Thanks to his new job with the Bills, Brown had the opportunity to work with another broadcast legend, Van Miller. Brown remembers Miller having a similar influence on him as Pete Weber had, “but in a different way." He said Miller demonstrated that broadcasting sports should be fun. Brown recalls Miller interacting with the crowd at Rich Stadium. “You’re actually closer to the fans than we are here,” Brown said while sitting in Pittsburgh’s PNC Park's radio booth. “The seats are very close… They’d score a touchdown to put the game away. Van would actually go up on the desk and he’d be reaching down and start high fiving people. So he was a showman. He was a passionate Bills fan. He loved the Bills. He loved his job. He was fun and funny. I mean he was just hysterical. He was just a ton of fun.” Miller’s infectious enthusiasm rubbed off on Brown. “It’s a game, it’s fun.” Brown said. “And that’s what Van did all the time… I just adored him.”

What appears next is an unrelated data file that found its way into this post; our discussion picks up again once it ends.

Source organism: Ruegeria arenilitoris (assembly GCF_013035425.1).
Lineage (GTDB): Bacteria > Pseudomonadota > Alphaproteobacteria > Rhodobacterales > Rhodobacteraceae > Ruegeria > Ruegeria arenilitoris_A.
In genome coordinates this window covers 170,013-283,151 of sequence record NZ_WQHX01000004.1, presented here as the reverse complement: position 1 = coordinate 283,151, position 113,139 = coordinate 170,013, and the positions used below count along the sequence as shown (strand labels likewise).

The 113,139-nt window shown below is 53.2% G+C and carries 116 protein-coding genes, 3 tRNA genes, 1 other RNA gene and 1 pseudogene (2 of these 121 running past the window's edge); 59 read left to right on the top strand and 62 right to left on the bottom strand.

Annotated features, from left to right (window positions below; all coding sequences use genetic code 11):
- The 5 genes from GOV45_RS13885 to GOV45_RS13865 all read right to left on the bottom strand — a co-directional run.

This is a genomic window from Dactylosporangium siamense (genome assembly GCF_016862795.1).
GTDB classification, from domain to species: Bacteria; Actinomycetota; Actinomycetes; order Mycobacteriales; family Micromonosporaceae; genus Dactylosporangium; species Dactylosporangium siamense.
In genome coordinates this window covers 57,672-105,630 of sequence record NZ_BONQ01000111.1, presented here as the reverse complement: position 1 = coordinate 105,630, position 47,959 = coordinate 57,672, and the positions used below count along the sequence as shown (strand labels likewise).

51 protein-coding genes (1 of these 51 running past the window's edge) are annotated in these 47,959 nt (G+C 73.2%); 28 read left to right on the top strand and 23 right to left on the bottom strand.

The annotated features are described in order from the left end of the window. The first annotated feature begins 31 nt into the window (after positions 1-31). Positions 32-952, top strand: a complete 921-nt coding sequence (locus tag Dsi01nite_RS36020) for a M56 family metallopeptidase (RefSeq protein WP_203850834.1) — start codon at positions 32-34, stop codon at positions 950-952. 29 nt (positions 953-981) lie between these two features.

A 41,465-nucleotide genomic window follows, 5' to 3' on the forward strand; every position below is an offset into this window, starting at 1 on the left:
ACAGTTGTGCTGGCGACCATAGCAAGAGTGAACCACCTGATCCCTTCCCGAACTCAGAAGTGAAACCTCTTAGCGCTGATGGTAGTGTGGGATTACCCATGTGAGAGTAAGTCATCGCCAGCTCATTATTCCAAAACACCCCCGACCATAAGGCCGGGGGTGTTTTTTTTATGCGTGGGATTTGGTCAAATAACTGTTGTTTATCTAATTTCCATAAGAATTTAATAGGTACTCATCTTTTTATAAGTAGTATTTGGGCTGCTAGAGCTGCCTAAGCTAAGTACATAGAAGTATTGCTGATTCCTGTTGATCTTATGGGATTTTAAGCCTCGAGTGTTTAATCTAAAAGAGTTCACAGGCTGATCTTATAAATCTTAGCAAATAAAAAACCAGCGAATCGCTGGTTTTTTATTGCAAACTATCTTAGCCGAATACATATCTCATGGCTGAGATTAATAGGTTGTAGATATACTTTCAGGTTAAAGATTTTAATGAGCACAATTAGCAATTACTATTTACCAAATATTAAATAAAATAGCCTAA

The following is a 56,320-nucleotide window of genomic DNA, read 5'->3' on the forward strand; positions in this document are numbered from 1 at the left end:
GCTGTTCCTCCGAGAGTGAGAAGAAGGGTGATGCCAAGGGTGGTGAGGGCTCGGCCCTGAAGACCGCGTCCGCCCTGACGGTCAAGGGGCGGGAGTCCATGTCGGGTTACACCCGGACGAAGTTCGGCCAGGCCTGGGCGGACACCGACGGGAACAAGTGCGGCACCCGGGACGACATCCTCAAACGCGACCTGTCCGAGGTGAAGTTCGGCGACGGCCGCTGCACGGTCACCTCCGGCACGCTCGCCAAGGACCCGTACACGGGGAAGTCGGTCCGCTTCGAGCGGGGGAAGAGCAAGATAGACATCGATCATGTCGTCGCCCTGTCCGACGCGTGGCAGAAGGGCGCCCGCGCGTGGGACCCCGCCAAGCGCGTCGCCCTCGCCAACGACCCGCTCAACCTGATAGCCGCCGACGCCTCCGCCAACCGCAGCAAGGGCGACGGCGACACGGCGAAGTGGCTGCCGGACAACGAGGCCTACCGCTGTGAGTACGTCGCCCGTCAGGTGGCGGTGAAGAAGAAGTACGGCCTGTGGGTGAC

Brown sat alongside Miller throughout three of the Bills four consecutive AFC Championship seasons. Many games from the time stand out in Brown’s mind, with the comeback game at the forefront. “The one moment was the wild card game against the Oilers,” Brown said. “No doubt about that. The comeback game. Without question.” His conversations with Bills fans after the game on his call-in show were also memorable. “After those games, the next day, I would be on for three hours I believe on the morning drive taking phone calls. Then for the next week doing sports talk just rehashing the game.” After the Bills fell behind 35-3 to Houston, many fans headed for the exits. “The next day after the wild card game, to hear stories of people leaving Rich Stadium and then pulling over on the thruway. They said it was a gigantic tailgate party. They were all listening to the game. So that absolutely stands out.”
Van Miller and Greg Brown calling "The Comeback Game", the Bills vs. Oilers Wildcard game in 1993.